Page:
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Summit Water Litigation Returns To Court For Arguments

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A hearing held January 30th in Summit County’s Third District Court focused on one of the battle fronts in the legal war between the Summit Water Company, and its shareholders; and the original founders and managers of the company.

The defendants, including the Estate of the late company founder, Hy Saunders, are asking to dismiss the claims made against them by the business arm of the Church of Jesus Christ of Latter-Day Saints.

The judge did not make a ruling after hearing the arguments.

A lawsuit was filed nearly a year ago by the Corporation of the Presiding Bishop of the Church, and its real-estate arm, Property Reserve Inc.    The suit was aimed at the Saunders Estate, represented by wife Debra and son Brody Saunders, and Trilogy Limited, which was headed up  by another company founder,the late  Larry Knowles, and now is represented by his son Stuart.

The Church entities said they put funding and water assets into Summit Water and haven’t been properly compensated in the form of Class A shares, which can be sold for development.

The Church lawsuit alleged that in 2010, Summit Water took 311 water shares, contributed by the Church’s firm, the Davis-Weber Canal Company, and sold them to the Weber Basin Water District.    The proceeds then went to Saunders and Trilogy, rather than to the Summit Water Company.    And water rights were not brought on to replace the Class A shares that the Church entities lost.

Secondly, the Church entities say water rights they held were the basis for construction of a water treatment plant near East Canyon Creek.   Based on that, they held a little over 18 percent of the plant capacity.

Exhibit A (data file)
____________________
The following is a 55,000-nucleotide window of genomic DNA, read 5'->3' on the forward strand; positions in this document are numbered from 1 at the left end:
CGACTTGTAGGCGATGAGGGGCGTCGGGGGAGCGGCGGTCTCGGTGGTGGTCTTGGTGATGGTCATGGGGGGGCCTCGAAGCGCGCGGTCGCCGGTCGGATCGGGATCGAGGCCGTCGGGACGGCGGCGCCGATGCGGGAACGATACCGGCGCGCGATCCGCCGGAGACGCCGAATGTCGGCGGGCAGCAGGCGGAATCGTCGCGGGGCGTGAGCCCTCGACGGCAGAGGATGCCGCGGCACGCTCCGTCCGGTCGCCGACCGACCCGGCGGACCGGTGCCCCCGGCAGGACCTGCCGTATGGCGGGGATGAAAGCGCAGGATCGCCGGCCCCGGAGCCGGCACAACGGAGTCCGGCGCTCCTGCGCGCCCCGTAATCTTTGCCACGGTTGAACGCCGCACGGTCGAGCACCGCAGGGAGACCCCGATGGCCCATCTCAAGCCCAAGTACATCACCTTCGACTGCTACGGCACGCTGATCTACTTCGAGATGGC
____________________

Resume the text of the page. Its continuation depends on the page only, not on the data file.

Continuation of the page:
But in 2013 the company sold the treatment plant to Weber Basin, with, again, the proceeds going to Saunders and Knowles.

The Church’s allegations are similar to an earlier lawsuit that was filed in 2018 by the current management of Summit Water.    Subsequently, the court agreed to consolidate the two lawsuits.

At the recent hearing, attorneys for the Saunders/Knowles defendants argued the Church’s claims should be dismissed on summary judgment.   They argued the statute of limitations has passed on the claims.   In effect, the complaints aren’t timely since the sale of the water shares occurred ten years ago.     And the 2013 sale of the treatment plant was known at the time, and approved by the shareholders.

Attorneys for the Church countered that their clients, even with reasonable care and diligence, could not have discovered the abuses before the statute of limitations ran out—given that the company was controlled by Saunders and Knowles.   

They contend the mis-use of funds was only discovered when new management conducted an investigation in 2018.

Third District Court Judge Teresa Welch took the arguments under advisement.

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